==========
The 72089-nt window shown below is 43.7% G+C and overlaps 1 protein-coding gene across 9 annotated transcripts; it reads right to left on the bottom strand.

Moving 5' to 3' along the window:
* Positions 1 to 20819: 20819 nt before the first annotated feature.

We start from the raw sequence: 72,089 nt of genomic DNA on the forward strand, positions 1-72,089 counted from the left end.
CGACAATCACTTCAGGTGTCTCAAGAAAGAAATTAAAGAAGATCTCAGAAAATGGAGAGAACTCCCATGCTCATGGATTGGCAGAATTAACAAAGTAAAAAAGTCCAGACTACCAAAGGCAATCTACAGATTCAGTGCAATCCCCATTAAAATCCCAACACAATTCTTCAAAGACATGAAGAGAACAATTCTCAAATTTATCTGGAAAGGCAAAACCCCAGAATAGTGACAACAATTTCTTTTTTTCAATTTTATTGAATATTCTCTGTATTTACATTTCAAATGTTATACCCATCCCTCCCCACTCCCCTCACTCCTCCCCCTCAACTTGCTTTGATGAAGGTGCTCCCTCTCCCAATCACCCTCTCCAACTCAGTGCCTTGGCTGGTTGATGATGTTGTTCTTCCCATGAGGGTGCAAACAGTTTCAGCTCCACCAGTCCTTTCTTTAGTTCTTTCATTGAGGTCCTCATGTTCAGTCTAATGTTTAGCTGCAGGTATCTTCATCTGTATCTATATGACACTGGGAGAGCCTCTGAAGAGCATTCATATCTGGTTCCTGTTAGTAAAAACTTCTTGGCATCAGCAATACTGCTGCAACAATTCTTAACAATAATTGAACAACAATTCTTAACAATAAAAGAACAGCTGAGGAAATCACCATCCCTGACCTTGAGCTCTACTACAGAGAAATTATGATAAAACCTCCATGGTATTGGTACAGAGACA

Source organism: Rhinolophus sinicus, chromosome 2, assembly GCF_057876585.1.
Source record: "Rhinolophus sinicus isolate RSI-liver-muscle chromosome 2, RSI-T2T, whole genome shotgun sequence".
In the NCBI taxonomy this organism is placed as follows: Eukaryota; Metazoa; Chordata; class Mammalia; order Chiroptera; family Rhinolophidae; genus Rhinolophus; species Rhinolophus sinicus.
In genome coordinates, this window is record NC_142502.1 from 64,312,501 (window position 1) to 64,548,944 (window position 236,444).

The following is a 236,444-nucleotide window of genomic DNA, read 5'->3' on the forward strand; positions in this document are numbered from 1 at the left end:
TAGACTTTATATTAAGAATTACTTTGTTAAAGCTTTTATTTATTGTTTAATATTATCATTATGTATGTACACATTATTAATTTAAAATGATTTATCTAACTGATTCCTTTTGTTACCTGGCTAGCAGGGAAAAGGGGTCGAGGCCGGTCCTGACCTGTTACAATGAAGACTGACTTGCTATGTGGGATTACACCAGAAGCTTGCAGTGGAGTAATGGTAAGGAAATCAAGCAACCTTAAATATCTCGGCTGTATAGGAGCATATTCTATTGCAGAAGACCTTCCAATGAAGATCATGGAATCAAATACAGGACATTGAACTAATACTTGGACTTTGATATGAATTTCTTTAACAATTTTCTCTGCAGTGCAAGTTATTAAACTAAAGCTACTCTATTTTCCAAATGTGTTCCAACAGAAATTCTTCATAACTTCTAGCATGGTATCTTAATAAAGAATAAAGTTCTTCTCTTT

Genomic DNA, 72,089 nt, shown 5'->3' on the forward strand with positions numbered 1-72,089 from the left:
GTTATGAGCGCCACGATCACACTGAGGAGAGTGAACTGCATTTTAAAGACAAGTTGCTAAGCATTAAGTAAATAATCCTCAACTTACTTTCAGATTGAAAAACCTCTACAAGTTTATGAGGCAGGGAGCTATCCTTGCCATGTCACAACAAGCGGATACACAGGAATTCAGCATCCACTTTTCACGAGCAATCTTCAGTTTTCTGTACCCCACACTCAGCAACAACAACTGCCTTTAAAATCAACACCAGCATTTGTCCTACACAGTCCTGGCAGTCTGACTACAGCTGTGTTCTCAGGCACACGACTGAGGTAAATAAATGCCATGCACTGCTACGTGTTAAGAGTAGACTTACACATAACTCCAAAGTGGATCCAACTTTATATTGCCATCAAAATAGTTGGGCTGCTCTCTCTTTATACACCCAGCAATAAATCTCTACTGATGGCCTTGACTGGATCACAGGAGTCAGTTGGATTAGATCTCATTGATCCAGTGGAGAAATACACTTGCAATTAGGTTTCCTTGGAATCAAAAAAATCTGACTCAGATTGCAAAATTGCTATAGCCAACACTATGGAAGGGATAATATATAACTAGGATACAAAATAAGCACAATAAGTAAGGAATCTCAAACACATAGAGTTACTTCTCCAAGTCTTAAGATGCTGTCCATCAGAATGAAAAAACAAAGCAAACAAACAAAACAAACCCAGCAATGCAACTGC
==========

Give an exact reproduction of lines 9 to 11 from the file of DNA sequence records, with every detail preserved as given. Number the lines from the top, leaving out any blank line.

In genome coordinates, this window is record NC_142502.1 from 64,312,501 (window position 1) to 64,548,944 (window position 236,444).

The following is a 236,444-nucleotide window of genomic DNA, read 5'->3' on the forward strand; positions in this document are numbered from 1 at the left end:
TAGACTTTATATTAAGAATTACTTTGTTAAAGCTTTTATTTATTGTTTAATATTATCATTATGTATGTACACATTATTAATTTAAAATGATTTATCTAACTGATTCCTTTTGTTACCTGGCTAGCAGGGAAAAGGGGTCGAGGCCGGTCCTGACCTGTTACAATGAAGACTGACTTGCTATGTGGGATTACACCAGAAGCTTGCAGTGGAGTAATGGTAAGGAAATCAAGCAACCTTAAATATCTCGGCTGTATAGGAGCATATTCTATTGCAGAAGACCTTCCAATGAAGATCATGGAATCAAATACAGGACATTGAACTAATACTTGGACTTTGATATGAATTTCTTTAACAATTTTCTCTGCAGTGCAAGTTATTAAACTAAAGCTACTCTATTTTCCAAATGTGTTCCAACAGAAATTCTTCATAACTTCTAGCATGGTATCTTAATAAAGAATAAAGTTCTTCTCTTT